Turner Prize 2016: Train Ride Exhibition, Buttocks Sculpture Among Shortlist

Josephine Pryde's Lapses in Thinking by the Person I Am
Josephine Pryde's exhibition "lapses in Thinking By the person i Am" at the Wattis Institute for Contemporary Arts, San Francisco, earned her a Turner Prize nomination. Johnna Arnold

Updated | Tate Britain has announced the shortlist for the 2016 Turner Prize, honoring the best contemporary works by U.K. artists exhibited in the last year.

This year's nominees include Michael Dean, Anthea Hamilton, Helen Marten and Josephine Pryde, the Tate announced on Thursday.

The winner, to be announced at a ceremony in December, will receive £25,000 while each of the other shortlisted artists will each receive £5,000.

Dean is nominated for his solo exhibitions Sic Glyphs at the South London Gallery and Qualities of Violence, which was exhibited at de Appel arts centre in Amsterdam. " His vigorous sculptures and installations reference the everyday urban environment and familiar but aesthetically overlooked materials," the Tate said in its announcement.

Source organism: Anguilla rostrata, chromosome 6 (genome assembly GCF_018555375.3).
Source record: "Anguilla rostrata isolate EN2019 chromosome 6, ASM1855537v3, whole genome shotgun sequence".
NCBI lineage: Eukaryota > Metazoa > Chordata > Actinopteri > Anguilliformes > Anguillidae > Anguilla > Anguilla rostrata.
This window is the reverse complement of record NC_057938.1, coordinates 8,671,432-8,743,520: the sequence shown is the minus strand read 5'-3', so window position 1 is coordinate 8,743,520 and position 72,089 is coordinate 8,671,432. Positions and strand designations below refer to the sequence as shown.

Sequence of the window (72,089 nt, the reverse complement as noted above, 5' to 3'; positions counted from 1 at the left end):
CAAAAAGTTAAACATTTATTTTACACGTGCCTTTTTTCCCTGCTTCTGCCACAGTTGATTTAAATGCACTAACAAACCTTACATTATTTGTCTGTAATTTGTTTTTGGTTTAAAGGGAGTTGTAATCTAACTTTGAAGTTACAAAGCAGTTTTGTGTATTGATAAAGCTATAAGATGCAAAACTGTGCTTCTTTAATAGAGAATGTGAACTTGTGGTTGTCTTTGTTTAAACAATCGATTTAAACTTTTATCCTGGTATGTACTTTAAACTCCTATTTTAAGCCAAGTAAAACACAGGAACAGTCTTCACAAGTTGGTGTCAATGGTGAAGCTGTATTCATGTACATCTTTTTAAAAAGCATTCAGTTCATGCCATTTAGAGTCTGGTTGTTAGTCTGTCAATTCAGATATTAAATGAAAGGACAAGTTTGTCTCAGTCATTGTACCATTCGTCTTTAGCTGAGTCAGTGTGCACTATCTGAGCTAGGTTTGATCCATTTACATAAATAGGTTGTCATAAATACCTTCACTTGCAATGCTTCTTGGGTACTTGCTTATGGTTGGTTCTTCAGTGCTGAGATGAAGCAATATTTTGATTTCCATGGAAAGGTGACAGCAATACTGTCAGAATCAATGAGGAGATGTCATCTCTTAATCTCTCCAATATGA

Hamilton's nomination stems from her exhibition, Anthea Hamilton: Lichen! Libido! Chastity! at SculptureCenter in New York. The work investigates "cultural appropriation and pop culture," the SculptureCenter's website said. It gained press attention in 2015 for featuring a provocative sculpture of bare buttocks.

Marten is nominated for two projects, Lunar Nibs, exhibited at the 56th Venice Biennale festival, and her Eucalyptus Let Us In exhibition at the Greene Naftali gallery in New York. The Tate praised Marten's works, saying "it attracts and intrigues while also resisting interpretation and categorization."

Project for Door (After Gaetano Pesce)
Anthea Hamilton's "Project for Door (After Gaetano Pesce)", part of her "Anthea Hamilton: Lichen! Libido! Chastity!" exhibition. Kyle Knodell

Pryde's lapses in Thinking By the person i Am, exhibited CCA Wattis art center in San Francisco, earned her the final spot on the shortlist. The interactive exhibit is noted for featuring a realistic 1:10 scale model train that visitors can ride around the gallery while looking at Pryde's photographs.

The jury for the Turner Prize is chaired by Alex Farquharson, director of Tate Britain, and includes Beatrix Ruf, director of the Stedelijk Museum in Amsterdam, and curator Tamsin Dillon.

An exhibition featuring works from all four shortlisted artists will be on display at the Tate in London from September 27 to January 8, 2017.

The 2015 Turner Prize was won by the London-based art collective Assemble.

This article originally misspelled the name of the SculptureCenter and Helen Marten's work Eucalyptus Let Us In.